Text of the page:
PTL’s grade school managed to open on September 6, 1978, with 21 teachers and 250 to 300 students, most of them children of PTL staffers. Delays in the construction of the TLC forced classes to initially meet under shade trees and in trolley cars and tents. Financial pressures forced the school to close in June 1980. The school lacked “appropriate facilities,” and PTL did not have the money to build them, according to Ed Stoeckel, PTL’s new general manager. Closing the school was part of an “overall reassessment of PTL’s priorities,” Stoeckel said.
Not for nothing, but long before PTL's implosion, like waaaaay before then, that organization was a hot mess. Bakker had a lot of big dreams, but was very reckless with money. And anyone with the moral fortitude to stand up to him was soon sent packing.
Jessica Hahn in the 80s. (Image Source)
- Meanwhile, the Bakkers had some other problems to attend to... some major problems...
It was December 6, 1980, and [Jessica Hahn] had just flown from Long Island, New York, to Tampa, Florida. John Wesley Fletcher, a minister she knew from her home church, purchased the ticket so that she could come to Florida and babysit Jim Bakker’s daughter while Bakker and Fletcher did a telethon for WCLF, a local Christian station. She was twenty-one years old, and she watched Bakker everyday on television. He was her “idol,” and she could not wait to meet him. By the end of the day her world would be turned upside down and her life set on a course she could never have imagined.
Hahn later told her story of what happened at the hotel in great detail to Playboy and to reporter Art Harris, who published his story in Penthouse.
While Fletcher went down to get Bakker, Hahn says that she took a quick shower and then got dressed again. When the two men walked into the room Bakker was barefoot and sandy, wearing only an “itty bitty” white terrycloth bathing suit... Bakker complained that Tammy belittled him and that when it came to sex, “Tammy Faye is too big and cannot satisfy me.” What he needed, he told Hahn, was a woman to help him cope.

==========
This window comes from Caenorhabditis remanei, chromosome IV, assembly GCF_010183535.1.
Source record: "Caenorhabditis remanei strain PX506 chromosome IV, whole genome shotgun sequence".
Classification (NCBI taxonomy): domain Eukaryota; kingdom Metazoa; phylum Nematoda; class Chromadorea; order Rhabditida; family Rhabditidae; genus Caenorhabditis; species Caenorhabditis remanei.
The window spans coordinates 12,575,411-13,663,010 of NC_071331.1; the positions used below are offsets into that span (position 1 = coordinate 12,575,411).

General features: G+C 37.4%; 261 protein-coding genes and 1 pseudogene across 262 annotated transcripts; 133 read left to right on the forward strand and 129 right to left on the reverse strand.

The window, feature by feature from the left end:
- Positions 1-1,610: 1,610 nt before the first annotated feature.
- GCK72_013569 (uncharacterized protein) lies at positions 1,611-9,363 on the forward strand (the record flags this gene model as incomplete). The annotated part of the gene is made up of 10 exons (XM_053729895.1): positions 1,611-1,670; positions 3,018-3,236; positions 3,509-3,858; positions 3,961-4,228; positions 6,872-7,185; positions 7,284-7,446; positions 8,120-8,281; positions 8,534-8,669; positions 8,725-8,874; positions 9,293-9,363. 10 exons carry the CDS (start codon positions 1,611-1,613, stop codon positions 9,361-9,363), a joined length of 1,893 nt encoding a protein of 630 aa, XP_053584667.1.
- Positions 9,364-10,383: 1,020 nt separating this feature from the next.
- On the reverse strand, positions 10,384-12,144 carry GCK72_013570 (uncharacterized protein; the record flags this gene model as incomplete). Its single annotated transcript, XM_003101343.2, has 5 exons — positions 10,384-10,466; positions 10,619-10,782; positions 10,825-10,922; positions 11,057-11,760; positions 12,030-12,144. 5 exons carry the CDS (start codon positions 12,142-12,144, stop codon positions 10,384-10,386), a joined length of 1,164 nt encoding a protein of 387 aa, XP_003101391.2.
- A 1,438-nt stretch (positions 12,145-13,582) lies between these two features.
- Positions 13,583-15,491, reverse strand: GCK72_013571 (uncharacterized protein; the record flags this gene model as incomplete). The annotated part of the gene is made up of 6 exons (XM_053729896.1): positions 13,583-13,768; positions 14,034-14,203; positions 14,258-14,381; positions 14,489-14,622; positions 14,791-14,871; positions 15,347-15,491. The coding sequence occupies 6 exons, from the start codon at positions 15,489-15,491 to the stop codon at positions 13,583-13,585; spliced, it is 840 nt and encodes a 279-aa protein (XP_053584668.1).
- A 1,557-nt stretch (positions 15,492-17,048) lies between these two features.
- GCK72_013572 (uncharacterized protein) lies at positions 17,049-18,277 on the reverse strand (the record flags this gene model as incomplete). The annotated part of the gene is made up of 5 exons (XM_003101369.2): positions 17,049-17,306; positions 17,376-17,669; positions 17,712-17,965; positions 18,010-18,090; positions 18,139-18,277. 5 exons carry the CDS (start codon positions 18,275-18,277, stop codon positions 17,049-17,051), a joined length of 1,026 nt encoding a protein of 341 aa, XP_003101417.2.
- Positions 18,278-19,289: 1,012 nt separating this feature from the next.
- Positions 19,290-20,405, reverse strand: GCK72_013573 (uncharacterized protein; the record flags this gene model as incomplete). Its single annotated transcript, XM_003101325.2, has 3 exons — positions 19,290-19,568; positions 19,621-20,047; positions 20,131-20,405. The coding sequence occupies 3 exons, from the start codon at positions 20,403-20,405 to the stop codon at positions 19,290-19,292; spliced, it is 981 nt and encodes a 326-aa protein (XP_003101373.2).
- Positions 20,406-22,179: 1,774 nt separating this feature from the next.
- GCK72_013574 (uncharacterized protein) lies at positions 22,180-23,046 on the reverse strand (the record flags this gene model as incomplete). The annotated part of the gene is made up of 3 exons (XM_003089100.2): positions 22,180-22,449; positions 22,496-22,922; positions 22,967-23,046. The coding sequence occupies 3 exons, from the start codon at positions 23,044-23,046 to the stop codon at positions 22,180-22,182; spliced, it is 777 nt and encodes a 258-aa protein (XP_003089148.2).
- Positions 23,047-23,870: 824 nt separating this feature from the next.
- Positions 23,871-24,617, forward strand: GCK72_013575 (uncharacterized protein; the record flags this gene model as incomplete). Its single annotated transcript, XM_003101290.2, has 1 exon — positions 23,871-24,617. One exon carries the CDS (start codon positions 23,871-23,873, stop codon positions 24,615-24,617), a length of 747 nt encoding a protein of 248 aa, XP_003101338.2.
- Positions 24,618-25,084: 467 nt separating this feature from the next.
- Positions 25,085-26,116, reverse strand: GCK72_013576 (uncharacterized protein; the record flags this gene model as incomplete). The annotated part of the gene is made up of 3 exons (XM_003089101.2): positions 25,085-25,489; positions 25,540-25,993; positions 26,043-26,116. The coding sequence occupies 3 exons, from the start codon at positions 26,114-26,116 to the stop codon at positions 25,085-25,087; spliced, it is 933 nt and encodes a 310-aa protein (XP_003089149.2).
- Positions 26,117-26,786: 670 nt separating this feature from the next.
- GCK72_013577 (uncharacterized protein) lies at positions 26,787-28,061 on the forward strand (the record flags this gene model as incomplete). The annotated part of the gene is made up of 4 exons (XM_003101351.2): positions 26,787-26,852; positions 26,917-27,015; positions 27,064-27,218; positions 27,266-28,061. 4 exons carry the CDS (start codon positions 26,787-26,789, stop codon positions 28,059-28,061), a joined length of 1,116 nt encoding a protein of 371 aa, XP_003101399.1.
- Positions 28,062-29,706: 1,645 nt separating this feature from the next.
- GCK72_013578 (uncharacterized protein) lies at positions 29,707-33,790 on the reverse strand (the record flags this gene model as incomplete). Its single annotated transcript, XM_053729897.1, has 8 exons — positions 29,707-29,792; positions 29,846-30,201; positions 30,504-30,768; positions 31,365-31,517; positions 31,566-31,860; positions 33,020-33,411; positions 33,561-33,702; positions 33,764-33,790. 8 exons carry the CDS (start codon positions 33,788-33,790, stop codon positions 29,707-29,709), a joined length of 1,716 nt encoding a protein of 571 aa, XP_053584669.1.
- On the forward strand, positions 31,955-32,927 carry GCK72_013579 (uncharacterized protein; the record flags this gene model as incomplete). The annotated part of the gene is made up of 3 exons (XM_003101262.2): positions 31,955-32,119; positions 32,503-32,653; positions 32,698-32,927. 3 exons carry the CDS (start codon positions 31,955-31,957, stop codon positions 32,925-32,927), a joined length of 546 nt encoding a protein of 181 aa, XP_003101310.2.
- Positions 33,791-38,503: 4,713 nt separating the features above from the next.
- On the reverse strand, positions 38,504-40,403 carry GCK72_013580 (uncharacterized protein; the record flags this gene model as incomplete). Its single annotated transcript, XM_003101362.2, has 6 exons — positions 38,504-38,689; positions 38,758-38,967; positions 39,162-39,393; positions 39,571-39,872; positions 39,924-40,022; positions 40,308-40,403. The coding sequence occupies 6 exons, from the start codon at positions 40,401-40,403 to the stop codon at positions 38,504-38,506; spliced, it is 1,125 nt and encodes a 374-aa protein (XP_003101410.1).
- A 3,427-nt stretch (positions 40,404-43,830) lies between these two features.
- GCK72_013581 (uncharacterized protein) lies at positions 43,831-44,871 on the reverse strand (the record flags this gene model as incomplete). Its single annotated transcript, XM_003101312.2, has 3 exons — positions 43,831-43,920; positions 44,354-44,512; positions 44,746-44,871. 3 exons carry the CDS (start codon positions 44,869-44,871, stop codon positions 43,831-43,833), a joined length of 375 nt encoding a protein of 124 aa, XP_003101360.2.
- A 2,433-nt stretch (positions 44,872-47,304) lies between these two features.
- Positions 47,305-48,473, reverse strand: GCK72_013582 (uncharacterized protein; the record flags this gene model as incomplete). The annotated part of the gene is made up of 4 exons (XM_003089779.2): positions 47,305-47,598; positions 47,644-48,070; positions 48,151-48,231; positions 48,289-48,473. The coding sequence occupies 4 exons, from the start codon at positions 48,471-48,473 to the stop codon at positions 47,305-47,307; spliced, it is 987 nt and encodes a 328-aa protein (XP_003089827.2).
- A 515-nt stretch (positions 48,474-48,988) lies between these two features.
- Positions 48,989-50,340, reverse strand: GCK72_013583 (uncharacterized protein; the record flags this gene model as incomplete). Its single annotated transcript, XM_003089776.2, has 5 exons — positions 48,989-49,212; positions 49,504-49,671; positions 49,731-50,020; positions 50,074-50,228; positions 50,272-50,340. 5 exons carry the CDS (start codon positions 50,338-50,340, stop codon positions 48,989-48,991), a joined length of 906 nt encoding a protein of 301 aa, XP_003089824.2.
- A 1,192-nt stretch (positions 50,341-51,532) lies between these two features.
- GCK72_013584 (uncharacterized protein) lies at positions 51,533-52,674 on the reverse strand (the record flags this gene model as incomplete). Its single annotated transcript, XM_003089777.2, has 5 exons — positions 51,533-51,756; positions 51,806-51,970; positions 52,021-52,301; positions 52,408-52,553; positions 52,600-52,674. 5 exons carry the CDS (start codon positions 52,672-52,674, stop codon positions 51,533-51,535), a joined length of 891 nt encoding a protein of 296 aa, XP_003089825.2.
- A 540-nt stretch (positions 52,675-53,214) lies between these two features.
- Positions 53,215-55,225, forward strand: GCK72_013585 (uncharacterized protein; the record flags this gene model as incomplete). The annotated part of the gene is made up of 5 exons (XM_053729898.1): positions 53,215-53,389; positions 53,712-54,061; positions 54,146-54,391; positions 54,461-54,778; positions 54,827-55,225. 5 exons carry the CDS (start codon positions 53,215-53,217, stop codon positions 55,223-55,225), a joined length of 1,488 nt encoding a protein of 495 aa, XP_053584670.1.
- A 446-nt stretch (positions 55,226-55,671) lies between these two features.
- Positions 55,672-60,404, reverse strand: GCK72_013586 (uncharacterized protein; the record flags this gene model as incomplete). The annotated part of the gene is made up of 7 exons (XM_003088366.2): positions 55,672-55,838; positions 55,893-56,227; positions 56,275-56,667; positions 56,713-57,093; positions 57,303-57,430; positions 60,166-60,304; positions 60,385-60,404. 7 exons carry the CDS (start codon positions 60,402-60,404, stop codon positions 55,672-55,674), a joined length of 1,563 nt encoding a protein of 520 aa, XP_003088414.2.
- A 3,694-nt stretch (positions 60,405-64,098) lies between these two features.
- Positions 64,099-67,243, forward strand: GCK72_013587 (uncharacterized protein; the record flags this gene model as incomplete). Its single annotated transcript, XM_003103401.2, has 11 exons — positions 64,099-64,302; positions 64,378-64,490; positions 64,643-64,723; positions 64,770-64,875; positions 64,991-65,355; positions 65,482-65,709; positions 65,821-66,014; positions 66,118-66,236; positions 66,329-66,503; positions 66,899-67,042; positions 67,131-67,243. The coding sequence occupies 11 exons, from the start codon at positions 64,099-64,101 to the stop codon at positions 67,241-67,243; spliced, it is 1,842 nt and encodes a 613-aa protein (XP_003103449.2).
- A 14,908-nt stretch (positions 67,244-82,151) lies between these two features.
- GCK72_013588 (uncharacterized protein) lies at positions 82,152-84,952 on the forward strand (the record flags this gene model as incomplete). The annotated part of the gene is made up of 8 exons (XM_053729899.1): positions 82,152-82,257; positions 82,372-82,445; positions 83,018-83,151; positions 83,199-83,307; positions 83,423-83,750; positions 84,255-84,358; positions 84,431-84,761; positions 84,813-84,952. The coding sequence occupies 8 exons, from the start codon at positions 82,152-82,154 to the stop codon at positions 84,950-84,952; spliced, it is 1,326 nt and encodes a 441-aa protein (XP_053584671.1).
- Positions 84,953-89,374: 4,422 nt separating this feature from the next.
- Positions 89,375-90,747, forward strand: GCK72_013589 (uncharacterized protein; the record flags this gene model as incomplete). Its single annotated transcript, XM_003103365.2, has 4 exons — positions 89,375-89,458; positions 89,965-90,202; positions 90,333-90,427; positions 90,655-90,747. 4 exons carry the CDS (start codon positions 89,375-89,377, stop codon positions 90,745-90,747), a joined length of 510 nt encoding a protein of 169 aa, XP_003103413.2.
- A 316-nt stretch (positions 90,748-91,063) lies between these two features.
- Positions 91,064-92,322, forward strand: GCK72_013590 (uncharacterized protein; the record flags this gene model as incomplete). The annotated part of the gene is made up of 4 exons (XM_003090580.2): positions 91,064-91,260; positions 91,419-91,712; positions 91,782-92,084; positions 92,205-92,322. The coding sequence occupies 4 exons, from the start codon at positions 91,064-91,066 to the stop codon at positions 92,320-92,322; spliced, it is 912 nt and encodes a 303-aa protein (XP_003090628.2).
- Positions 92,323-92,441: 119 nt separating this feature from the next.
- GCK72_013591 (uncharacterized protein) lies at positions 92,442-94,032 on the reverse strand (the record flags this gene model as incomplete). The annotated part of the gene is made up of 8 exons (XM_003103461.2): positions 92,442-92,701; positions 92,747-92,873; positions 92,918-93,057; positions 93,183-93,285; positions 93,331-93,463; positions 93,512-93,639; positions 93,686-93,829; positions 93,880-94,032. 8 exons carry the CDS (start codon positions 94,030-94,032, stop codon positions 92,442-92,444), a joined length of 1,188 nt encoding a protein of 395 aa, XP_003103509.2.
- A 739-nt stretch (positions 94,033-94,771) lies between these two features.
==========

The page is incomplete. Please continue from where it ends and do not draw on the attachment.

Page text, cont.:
She told him that she was a virgin and asked why he did not “just hire somebody.” Bakker replied, “You can’t trust everybody.” He pulled her onto the bed and undressed her. She tried to push him away, saying, “You have to leave!” Bakker replied, “Jessica, by helping the shepherd, you’re helping the sheep.”
She was in pain and crying but Bakker just kept going for nearly an hour, moving from one position to another, as Hahn later remembered it. He “just did everything a man could do to a woman.” There was no kindness in it at all.
Gary Paxton, object of Tammy's infatuation. (Image Source)
- It wasn't just Jim, either. As the PTL grew, Tammy began to loathe the time Jim continually spent away from her and the kids. She also felt her role was diminishing. The puppets had long been phased out, and her musical numbers, a part of their ministry since the beginning, were all but dropped in favor of professional musicians. Tammy was ready to be wooed:
Confidence came in the form of a burned out rock ‘n’ roller turned Jesus People songwriter, singer, and producer, Gary Paxton. Paxton was best known for his hit songs “Alley Oop” (1960) and “Monster Mash” (1962). After more than a decade of sex, drugs, and rock ‘n’ roll, ... Paxton was saved after stumbling into a Nashville church while stoned. A bio on Paxton in Action noted that by then he had already “walked away from five wives and four fortunes.” Paxton soon became a regular at PTL, writing new theme songs for the PTL Club and the Tammy Faye Show.
Paxton soon began producing Tammy’s records at the Sound Stage recording studio in Nashville. He gave her the attention and support she craved. Though Tammy professed to be good friends with Paxton’s wife, Karen, she soon became infatuated with Gary. “She was in love with Gary, or thought she was, and she knew I knew it,” Karen later said.
Extramarital affairs, out of control spending, lies and deceit- the stage was set for the downfall. Join me in the next installment, where we'll get the deets on how it all came apart.